Socio Economic Policies For Child Rights With Equity
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Socio Economic Policies For Child Rights With Equity Royal Orchid Sheraton Hotel & Towers Bangkok, Thailand 13 – 17 June 2011. Specific issues in implementing social protection programmes. 17 June 2011 Michael Samson [email protected] Overview.

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17 june 2011 michael samson msamson epri za

Socio Economic Policies For Child Rights With EquityRoyal Orchid Sheraton Hotel & Towers Bangkok, Thailand13 – 17 June 2011

Specific issues in implementing social protection programmes

17 June 2011

Michael Samson

[email protected]


Overview

Overview


Designing social transfers within a broader development planning framework

Designing social transfers within a broader development planning framework

Intra-

sectoral

linkages

Inter-

sectoral

linkages

Inter-

sectoral

linkages


17 june 2011 michael samson msamson epri za

Biological transmission mechanisms of social protection


17 june 2011 michael samson msamson epri za

Around the world social protection improves educational outcomes


And health outcomes

…and health outcomes

SOURCE: IFPRI


Social protection programmes can include any of five possible elements

Social protection programmes can include any of five possible elements


17 june 2011 michael samson msamson epri za

An implementation model

Examples from Indonesia,

Nepal, South Africa

and Brazil

Admin

Delivery

Single

Registry

Rights

M&E


17 june 2011 michael samson msamson epri za

Core implementation systems for a social transfer system

Overlap and interface:

Enrolment

External Databases

Component 1:

Administration

Determine Eligibility

Registration

Process

Single Registry

Enrolment Process

Payments Database

  • How do you register people?

  • survey approach

  • on-demand approach

Payments System

Component 2:

Payments Processes


Delivery systems case 1 debit card accounts

Delivery systems--Case 1: Debit card accounts

  • Debit Card is a basic transaction bank account product targeted specifically at the needs of social grant recipients

  • Features:

    • No minimum balance requirement.

    • SASSA pays $1.50 per month per account; includes two free withdrawals per month at ABSA ATM’s or usage at POS with ABSA merchants

    • Usable at any other bank ATM for fee or VISA POS

  • Takeup: More than two-thirds of grant recipients in main province; now in others too

  • ABSA actively cross sells other financial services to its recipient client base;

  • Accounts are also offered to non-recipient clients as well.

  • Source: BFA (2006,2008)


Case 2 smart card at agents

Case 2: Smart card at agents

  • HSN is a new pilot scheme which pays bi-monthly to households in arid N and NE of Kenya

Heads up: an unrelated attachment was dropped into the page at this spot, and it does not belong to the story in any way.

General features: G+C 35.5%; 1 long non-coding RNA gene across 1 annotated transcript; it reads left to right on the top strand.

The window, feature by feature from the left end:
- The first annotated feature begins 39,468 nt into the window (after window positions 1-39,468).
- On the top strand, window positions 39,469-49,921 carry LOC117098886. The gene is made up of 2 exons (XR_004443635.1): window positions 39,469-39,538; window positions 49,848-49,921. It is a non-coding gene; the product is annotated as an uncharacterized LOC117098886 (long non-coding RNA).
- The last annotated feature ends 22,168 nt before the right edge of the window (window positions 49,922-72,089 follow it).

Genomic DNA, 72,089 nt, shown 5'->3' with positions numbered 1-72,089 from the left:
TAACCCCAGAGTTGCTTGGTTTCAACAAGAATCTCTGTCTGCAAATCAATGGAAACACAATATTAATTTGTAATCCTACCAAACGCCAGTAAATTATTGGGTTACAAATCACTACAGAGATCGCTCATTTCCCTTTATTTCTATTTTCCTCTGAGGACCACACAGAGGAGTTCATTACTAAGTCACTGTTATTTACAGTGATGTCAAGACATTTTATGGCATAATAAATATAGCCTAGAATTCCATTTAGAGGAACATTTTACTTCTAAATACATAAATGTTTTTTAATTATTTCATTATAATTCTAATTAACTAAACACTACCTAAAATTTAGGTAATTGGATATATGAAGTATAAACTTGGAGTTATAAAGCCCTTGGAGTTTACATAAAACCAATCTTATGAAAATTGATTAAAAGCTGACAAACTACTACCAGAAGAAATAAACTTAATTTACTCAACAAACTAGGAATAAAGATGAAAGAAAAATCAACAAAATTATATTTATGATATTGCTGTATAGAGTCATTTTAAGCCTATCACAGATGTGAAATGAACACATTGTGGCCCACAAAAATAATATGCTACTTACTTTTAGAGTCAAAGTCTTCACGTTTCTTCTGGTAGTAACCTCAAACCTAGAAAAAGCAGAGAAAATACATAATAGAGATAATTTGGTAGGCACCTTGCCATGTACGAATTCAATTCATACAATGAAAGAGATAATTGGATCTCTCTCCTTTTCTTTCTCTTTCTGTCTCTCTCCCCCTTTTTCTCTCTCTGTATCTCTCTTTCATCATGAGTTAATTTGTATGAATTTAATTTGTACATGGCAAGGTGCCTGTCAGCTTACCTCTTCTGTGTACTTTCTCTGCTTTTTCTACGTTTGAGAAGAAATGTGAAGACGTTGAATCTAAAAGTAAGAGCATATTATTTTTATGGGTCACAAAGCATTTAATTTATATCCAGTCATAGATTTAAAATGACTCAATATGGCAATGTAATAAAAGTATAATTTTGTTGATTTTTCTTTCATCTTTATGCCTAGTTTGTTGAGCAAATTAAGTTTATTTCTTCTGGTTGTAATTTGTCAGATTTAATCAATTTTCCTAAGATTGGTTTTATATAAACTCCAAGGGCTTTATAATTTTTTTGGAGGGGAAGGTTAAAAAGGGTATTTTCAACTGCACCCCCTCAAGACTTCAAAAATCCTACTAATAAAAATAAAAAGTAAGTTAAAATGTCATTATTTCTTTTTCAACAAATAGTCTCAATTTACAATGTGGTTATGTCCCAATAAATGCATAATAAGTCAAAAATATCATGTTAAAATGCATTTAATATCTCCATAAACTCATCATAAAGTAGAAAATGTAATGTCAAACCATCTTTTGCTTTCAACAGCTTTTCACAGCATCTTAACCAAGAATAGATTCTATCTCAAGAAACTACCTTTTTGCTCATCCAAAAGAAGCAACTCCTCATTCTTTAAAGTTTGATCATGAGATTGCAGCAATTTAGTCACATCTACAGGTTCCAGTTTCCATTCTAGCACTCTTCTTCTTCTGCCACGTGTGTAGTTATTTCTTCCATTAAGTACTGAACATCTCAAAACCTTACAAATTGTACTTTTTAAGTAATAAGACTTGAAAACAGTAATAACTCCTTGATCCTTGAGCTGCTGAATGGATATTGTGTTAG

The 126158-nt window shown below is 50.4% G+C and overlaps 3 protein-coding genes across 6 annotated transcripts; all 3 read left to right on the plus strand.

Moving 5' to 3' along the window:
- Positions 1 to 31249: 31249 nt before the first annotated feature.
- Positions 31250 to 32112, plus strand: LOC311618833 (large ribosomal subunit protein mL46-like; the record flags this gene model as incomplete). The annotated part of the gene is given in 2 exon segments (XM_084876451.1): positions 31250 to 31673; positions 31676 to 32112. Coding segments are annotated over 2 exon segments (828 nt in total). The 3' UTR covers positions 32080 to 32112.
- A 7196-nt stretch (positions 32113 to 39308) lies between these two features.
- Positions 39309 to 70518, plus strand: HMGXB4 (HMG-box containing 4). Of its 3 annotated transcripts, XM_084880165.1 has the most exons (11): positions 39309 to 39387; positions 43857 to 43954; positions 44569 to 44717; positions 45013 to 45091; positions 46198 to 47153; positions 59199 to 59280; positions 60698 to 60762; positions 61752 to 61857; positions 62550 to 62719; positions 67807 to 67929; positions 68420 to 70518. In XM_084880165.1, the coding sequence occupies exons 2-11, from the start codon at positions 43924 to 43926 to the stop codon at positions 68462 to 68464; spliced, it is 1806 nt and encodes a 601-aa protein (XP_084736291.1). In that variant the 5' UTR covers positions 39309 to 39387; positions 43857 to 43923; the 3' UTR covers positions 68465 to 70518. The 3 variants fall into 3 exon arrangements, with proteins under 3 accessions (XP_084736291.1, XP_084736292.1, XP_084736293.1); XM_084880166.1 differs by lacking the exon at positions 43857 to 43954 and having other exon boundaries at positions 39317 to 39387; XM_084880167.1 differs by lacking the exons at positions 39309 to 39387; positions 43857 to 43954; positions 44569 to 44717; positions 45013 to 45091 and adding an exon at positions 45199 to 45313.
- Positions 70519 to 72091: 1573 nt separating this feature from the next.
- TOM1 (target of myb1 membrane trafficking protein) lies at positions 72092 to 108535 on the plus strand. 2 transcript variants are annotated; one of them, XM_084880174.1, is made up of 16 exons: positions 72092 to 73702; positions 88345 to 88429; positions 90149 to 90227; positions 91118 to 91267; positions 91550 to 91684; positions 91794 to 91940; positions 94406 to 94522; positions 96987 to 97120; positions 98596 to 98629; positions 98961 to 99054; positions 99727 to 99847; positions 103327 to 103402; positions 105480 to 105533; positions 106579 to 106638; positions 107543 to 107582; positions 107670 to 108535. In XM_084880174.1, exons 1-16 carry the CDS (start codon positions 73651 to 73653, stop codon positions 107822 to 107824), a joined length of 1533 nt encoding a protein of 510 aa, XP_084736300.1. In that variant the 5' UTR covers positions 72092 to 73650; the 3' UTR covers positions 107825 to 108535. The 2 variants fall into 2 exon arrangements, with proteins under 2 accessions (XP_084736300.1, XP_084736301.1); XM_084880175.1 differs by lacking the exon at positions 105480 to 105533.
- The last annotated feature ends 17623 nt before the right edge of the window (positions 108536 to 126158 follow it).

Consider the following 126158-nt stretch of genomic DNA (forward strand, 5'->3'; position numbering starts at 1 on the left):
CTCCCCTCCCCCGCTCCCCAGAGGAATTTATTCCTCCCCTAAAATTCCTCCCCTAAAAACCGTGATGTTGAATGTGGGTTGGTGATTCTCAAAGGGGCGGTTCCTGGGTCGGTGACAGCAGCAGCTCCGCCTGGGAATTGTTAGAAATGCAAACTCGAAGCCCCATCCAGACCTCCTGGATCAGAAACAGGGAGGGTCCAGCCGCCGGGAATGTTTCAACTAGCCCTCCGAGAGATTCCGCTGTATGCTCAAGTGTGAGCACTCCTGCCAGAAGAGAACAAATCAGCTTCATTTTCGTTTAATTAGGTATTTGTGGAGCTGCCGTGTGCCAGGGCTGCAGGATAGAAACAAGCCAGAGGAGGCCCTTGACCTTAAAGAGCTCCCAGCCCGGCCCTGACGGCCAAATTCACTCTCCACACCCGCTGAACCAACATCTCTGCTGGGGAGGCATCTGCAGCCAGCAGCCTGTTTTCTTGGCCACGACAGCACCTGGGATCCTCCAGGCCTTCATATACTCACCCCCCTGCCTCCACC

• Payment is made by Equity Bank, via a bank account which is accessed via a smart card

  • Smart card can be accessed via agents (shop keepers) appointed by bank in areas where there are

  • Followed a specialized procurement process which incentivized financial inclusion

  • Source: Ferrand (2007), Pulver (2008)


Case 3 mobile phones

Case 3: Mobile phones

  • DDR scheme paid follow-on demobilization allowance of $25 pm to 75 000 retired soldiers in DRC

  • Review 2007: meant to disburse through 8000 airtime agents but liquidity limited outside Kinshasa so became a cash payment scheme using mobile vehicle

  • Leakage considered low; cost 10-15% even in very low infrastructure environment

  • Source: BFA (2008a)


17 june 2011 michael samson msamson epri za

Programme risk (Fiduciary risk)

Fraud

Improper allocation of funds

Fiduciary Risk

Failure to achieve primary objectives

Inadequate oversight


Rights protection

Rights protection

  • Independence

  • Effectiveness

    • Competence

    • Authority

    • Resources

Examples from Mexico,

South Africa, Kenya, India


Complementary programmes

Complementary programmes

  • Birth registration

  • Fee waivers for vital services

  • Improved service infrastructure

  • Linking in awareness

  • Livelihoods linkages

    • Home-grown school feeding

    • Promoting the “supply” response

      • Targeted inputs

      • Small scale industrial strategy

Examples from

Brazil,

South Africa,

Senegal,

Malawi


The role of pilots and m e

The role of pilots and M&E


Conclusions

CONCLUSIONS

  • Developmental delivery systems

  • Role for complementary programmes

  • Role of public/private co-operation

  • The importance of a communications strategy

  • Again, learn from global lessons of experience – but ground the programme in the nation’s social and policy context


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